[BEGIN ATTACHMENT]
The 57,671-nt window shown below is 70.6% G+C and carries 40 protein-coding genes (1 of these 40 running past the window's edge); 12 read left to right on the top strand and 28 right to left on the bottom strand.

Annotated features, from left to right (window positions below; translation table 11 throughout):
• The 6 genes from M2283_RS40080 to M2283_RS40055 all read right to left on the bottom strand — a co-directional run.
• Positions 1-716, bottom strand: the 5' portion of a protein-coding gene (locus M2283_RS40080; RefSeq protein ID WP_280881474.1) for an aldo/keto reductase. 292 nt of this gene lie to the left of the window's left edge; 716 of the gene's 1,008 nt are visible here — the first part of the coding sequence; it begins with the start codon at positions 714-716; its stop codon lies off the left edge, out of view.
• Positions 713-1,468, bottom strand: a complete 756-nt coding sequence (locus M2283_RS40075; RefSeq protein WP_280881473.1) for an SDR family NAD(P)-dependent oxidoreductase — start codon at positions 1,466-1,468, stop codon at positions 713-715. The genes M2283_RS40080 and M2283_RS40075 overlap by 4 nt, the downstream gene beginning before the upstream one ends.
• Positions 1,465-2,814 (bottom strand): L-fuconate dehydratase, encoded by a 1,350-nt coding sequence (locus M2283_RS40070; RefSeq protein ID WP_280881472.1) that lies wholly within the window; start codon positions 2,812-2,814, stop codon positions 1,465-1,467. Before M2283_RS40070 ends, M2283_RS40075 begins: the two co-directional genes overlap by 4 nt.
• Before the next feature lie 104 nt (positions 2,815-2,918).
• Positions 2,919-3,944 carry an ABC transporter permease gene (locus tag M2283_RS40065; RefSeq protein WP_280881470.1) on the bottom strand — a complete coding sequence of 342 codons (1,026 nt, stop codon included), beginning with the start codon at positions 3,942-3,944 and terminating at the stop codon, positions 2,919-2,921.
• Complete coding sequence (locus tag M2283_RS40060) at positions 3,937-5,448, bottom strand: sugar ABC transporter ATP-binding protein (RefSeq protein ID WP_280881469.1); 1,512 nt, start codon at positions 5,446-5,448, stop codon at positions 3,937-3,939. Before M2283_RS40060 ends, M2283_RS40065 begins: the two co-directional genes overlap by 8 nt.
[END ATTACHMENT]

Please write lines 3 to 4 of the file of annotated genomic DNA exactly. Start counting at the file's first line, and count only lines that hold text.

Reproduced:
• The 6 genes from M2283_RS40080 to M2283_RS40055 all read right to left on the bottom strand — a co-directional run.
• Positions 1-716, bottom strand: the 5' portion of a protein-coding gene (locus M2283_RS40080; RefSeq protein ID WP_280881474.1) for an aldo/keto reductase. 292 nt of this gene lie to the left of the window's left edge; 716 of the gene's 1,008 nt are visible here — the first part of the coding sequence; it begins with the start codon at positions 714-716; its stop codon lies off the left edge, out of view.